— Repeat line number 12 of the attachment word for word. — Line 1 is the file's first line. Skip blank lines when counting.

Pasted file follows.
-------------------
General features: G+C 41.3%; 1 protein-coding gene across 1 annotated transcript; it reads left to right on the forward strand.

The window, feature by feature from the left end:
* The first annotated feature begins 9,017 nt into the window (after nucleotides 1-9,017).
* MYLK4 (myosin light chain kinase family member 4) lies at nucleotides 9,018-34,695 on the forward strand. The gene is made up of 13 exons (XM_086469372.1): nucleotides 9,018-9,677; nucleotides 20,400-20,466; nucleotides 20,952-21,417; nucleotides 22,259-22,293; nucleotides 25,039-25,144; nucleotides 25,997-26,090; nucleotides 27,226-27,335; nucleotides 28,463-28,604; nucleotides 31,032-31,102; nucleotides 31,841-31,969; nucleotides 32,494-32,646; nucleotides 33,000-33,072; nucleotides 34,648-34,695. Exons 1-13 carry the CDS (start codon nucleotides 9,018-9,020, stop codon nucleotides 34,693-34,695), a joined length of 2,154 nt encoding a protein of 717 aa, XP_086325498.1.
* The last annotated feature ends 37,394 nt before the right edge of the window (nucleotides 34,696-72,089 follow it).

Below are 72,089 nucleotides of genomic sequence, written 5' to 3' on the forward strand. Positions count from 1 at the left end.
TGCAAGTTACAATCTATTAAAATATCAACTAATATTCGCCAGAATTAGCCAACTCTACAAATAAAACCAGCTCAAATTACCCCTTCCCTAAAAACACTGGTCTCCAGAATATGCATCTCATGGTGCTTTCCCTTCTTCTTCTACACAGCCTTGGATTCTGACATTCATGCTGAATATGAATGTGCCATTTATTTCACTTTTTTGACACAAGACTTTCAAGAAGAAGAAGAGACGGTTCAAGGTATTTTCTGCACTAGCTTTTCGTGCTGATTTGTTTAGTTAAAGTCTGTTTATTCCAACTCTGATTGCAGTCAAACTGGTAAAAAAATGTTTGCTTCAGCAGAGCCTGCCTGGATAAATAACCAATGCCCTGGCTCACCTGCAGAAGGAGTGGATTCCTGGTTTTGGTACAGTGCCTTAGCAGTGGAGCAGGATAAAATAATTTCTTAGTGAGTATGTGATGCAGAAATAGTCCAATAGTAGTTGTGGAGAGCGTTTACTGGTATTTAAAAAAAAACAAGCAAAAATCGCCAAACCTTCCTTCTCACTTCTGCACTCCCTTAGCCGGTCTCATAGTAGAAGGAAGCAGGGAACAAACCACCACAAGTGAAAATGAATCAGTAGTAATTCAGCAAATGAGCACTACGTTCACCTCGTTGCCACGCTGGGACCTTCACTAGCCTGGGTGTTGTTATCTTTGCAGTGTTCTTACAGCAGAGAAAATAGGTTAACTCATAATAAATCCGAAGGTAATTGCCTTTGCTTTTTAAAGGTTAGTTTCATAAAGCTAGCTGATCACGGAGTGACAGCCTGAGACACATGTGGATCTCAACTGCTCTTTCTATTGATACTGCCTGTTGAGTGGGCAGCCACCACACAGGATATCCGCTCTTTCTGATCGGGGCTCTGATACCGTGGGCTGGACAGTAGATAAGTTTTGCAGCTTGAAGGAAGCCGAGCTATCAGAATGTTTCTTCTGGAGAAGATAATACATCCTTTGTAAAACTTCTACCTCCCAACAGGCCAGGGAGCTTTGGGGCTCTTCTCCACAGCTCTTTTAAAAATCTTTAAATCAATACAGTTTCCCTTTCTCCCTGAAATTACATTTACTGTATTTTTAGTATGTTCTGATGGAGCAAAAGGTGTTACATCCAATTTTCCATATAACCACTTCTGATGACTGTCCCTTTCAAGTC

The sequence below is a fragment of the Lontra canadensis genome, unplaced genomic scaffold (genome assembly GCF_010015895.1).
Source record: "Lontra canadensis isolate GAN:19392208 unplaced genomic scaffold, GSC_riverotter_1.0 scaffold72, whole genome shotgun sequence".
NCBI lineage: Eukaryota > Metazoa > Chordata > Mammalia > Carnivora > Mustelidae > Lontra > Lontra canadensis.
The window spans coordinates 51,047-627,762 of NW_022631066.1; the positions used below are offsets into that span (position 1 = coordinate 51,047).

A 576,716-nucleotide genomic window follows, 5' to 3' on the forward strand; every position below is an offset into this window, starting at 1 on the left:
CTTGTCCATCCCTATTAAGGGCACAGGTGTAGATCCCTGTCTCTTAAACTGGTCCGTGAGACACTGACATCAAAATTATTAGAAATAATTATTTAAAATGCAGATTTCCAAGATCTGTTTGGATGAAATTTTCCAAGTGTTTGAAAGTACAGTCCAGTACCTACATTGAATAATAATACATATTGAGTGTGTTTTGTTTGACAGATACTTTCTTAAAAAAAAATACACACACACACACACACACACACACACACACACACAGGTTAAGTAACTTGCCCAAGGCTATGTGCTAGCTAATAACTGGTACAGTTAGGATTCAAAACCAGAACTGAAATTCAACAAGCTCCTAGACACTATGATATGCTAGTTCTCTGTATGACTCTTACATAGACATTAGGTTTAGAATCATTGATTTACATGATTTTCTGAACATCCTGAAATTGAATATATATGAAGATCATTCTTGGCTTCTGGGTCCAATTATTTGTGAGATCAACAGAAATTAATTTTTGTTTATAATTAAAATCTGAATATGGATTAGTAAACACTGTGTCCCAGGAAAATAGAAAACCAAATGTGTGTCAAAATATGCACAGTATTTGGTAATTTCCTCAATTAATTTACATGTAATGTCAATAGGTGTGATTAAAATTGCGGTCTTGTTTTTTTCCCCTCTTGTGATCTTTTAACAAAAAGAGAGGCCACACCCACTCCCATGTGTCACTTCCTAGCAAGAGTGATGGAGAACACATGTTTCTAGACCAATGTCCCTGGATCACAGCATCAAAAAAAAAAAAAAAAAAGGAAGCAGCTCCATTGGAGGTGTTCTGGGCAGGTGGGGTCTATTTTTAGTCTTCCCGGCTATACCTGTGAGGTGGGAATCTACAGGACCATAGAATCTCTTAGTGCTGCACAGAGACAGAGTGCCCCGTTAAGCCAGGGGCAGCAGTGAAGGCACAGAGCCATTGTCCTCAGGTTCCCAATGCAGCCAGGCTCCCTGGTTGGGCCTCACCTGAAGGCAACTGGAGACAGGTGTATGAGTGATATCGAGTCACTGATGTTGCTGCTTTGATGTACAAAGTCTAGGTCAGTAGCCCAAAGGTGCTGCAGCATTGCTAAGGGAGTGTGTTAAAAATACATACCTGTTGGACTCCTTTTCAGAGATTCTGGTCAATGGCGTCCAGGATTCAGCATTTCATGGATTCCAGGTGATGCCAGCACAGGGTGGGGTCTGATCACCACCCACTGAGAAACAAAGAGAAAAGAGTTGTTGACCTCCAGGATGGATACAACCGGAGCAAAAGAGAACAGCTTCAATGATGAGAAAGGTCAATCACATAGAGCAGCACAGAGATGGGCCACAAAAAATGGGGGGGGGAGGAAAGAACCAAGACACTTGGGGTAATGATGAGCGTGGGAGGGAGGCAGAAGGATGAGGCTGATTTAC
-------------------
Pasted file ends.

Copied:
A 576,716-nucleotide genomic window follows, 5' to 3' on the forward strand; every position below is an offset into this window, starting at 1 on the left: